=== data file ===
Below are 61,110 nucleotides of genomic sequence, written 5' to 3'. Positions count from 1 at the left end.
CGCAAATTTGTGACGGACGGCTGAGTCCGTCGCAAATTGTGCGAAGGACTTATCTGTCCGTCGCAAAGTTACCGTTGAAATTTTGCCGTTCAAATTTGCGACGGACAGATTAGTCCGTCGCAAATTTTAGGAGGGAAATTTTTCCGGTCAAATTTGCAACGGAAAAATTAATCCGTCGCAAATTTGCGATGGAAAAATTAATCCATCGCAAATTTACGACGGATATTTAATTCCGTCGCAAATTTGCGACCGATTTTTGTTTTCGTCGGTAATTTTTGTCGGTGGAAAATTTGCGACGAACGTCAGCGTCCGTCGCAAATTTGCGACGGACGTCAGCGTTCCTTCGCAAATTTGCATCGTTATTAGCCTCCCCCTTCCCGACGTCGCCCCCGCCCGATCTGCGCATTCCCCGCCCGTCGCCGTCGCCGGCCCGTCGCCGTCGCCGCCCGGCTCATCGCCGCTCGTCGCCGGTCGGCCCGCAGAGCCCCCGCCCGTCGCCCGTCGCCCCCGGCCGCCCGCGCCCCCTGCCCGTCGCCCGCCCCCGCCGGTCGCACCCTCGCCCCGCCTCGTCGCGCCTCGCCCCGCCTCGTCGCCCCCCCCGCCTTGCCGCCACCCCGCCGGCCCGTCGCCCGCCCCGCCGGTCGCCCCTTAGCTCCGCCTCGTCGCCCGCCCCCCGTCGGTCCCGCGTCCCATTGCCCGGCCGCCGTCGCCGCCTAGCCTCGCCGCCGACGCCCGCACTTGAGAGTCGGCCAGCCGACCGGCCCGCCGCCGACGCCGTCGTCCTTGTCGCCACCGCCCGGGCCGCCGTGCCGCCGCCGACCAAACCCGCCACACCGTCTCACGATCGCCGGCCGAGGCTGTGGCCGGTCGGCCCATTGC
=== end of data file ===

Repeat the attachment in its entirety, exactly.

Below are 61,110 nucleotides of genomic sequence, written 5' to 3'. Positions count from 1 at the left end.
CGCAAATTTGTGACGGACGGCTGAGTCCGTCGCAAATTGTGCGAAGGACTTATCTGTCCGTCGCAAAGTTACCGTTGAAATTTTGCCGTTCAAATTTGCGACGGACAGATTAGTCCGTCGCAAATTTTAGGAGGGAAATTTTTCCGGTCAAATTTGCAACGGAAAAATTAATCCGTCGCAAATTTGCGATGGAAAAATTAATCCATCGCAAATTTACGACGGATATTTAATTCCGTCGCAAATTTGCGACCGATTTTTGTTTTCGTCGGTAATTTTTGTCGGTGGAAAATTTGCGACGAACGTCAGCGTCCGTCGCAAATTTGCGACGGACGTCAGCGTTCCTTCGCAAATTTGCATCGTTATTAGCCTCCCCCTTCCCGACGTCGCCCCCGCCCGATCTGCGCATTCCCCGCCCGTCGCCGTCGCCGGCCCGTCGCCGTCGCCGCCCGGCTCATCGCCGCTCGTCGCCGGTCGGCCCGCAGAGCCCCCGCCCGTCGCCCGTCGCCCCCGGCCGCCCGCGCCCCCTGCCCGTCGCCCGCCCCCGCCGGTCGCACCCTCGCCCCGCCTCGTCGCGCCTCGCCCCGCCTCGTCGCCCCCCCCGCCTTGCCGCCACCCCGCCGGCCCGTCGCCCGCCCCGCCGGTCGCCCCTTAGCTCCGCCTCGTCGCCCGCCCCCCGTCGGTCCCGCGTCCCATTGCCCGGCCGCCGTCGCCGCCTAGCCTCGCCGCCGACGCCCGCACTTGAGAGTCGGCCAGCCGACCGGCCCGCCGCCGACGCCGTCGTCCTTGTCGCCACCGCCCGGGCCGCCGTGCCGCCGCCGACCAAACCCGCCACACCGTCTCACGATCGCCGGCCGAGGCTGTGGCCGGTCGGCCCATTGC